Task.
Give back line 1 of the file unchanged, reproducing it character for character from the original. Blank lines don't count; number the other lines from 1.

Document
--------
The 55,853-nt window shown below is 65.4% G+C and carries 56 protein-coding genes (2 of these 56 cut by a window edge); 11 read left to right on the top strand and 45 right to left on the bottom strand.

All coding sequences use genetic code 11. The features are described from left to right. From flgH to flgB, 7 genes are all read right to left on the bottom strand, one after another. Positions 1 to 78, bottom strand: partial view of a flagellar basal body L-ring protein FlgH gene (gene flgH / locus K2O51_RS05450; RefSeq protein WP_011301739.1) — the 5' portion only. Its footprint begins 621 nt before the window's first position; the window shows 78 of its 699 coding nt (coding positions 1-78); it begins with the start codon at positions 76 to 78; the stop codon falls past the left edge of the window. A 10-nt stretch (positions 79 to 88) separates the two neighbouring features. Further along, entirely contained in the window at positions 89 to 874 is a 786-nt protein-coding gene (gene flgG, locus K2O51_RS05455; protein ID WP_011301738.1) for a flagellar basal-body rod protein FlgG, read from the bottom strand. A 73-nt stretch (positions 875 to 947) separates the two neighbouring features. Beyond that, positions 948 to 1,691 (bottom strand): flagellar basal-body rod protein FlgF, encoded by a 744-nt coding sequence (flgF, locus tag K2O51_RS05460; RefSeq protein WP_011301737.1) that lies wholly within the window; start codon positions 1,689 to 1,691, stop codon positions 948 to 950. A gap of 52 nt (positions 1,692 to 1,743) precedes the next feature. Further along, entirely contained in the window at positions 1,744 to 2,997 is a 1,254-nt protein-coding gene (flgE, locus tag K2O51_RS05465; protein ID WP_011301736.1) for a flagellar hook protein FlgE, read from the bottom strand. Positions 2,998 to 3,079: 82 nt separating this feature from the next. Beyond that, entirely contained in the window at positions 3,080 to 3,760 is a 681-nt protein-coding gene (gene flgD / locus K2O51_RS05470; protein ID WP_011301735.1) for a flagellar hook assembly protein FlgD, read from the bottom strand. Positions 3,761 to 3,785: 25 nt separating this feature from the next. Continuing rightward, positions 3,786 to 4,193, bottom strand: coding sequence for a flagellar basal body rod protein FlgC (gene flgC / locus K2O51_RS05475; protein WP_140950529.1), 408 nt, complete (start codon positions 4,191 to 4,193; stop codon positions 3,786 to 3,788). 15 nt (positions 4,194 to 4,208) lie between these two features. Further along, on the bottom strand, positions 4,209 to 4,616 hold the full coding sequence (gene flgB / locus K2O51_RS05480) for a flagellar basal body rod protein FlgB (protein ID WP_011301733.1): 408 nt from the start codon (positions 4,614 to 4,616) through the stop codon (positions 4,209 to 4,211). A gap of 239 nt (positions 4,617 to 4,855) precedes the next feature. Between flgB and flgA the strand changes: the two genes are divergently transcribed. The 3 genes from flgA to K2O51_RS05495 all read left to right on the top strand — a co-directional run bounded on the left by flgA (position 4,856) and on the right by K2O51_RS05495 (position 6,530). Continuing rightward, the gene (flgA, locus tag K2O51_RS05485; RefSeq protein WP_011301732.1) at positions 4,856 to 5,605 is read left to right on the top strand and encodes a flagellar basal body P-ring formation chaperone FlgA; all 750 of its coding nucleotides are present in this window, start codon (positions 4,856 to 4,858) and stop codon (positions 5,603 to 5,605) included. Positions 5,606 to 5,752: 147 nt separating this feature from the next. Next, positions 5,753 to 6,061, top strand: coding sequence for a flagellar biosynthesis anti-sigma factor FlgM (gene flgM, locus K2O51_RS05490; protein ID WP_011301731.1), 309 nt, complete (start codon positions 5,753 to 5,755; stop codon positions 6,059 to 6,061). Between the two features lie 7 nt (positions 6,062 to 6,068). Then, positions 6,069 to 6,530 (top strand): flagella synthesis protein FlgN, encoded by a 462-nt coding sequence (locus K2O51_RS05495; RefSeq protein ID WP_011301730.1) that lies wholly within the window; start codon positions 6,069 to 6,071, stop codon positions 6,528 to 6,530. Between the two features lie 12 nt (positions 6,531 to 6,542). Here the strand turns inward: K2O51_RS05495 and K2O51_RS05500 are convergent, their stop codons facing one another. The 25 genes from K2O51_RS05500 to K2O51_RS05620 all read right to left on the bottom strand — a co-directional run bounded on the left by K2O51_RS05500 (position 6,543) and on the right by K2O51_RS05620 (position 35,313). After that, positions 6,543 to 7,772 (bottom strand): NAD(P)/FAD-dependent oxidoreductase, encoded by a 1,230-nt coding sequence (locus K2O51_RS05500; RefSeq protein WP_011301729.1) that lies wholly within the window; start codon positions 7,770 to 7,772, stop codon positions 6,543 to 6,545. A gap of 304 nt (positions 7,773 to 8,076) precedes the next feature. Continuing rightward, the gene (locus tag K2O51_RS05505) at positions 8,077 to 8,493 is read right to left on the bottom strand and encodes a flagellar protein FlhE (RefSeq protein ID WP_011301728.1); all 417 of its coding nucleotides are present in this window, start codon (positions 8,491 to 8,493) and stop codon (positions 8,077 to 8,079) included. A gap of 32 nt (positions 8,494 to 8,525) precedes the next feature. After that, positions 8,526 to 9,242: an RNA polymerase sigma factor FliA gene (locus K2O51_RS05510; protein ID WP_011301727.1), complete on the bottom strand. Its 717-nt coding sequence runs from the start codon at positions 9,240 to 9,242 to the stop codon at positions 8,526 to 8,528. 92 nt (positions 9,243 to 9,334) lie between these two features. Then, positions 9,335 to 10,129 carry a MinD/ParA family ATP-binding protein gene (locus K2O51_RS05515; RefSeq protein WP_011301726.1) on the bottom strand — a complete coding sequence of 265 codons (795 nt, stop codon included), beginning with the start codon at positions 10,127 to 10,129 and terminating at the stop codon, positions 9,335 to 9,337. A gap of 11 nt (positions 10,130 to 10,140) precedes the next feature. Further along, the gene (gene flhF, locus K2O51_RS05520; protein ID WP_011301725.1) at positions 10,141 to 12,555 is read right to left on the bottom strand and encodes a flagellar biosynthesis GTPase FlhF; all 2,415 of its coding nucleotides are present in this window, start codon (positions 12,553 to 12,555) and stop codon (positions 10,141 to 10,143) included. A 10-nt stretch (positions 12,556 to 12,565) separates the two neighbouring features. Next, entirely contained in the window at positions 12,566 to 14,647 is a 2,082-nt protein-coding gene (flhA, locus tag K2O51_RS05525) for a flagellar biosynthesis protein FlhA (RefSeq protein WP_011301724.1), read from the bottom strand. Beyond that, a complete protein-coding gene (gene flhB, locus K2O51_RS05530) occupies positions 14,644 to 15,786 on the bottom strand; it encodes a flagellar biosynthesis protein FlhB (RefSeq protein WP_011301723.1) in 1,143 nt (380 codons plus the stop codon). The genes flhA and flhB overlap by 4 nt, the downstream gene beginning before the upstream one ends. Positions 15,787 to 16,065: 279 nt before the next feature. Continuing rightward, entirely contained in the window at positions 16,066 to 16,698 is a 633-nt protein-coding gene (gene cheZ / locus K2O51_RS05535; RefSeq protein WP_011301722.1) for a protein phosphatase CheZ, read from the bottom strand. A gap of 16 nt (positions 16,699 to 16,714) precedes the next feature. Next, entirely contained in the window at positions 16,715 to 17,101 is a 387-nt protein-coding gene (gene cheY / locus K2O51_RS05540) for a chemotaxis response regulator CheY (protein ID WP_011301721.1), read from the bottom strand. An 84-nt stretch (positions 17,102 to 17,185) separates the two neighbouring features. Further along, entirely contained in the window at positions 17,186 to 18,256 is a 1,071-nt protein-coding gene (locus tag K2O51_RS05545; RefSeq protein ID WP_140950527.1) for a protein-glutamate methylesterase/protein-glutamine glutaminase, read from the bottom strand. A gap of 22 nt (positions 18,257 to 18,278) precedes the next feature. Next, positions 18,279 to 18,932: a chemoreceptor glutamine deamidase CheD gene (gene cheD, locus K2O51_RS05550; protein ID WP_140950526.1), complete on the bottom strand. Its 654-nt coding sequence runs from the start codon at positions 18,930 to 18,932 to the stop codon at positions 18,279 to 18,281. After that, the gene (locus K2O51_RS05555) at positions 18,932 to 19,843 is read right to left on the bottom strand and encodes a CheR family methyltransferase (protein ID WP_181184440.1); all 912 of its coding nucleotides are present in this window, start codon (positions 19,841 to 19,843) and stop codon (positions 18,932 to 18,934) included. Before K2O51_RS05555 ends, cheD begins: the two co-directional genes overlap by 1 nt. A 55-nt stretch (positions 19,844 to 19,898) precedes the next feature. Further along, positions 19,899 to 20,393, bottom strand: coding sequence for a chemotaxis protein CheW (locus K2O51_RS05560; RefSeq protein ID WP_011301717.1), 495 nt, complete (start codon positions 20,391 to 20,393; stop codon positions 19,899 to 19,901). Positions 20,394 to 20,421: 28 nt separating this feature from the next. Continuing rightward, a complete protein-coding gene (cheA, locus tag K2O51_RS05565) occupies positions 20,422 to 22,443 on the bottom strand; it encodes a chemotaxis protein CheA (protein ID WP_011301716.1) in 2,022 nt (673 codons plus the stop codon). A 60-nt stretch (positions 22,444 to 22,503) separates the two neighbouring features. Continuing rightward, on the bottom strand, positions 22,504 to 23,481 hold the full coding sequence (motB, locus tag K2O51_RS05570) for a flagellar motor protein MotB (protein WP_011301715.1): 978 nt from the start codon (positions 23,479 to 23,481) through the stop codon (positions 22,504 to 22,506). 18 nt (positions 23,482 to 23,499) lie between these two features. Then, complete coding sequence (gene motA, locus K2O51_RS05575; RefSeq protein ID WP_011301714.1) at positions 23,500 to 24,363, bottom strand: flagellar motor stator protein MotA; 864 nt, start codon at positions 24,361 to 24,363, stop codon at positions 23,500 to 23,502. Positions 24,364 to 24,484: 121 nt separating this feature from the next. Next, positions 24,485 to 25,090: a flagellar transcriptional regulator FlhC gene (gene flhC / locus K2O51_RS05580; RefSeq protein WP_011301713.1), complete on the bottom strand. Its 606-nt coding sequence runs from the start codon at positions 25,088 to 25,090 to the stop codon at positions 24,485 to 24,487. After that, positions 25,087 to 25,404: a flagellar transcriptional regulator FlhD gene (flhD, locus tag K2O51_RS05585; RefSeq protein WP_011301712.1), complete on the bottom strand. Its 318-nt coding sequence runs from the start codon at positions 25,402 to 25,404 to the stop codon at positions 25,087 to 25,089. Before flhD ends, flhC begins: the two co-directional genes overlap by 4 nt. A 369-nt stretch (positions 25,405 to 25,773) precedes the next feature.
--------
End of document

The 55,853-nt window shown below is 65.4% G+C and carries 56 protein-coding genes (2 of these 56 cut by a window edge); 11 read left to right on the top strand and 45 right to left on the bottom strand.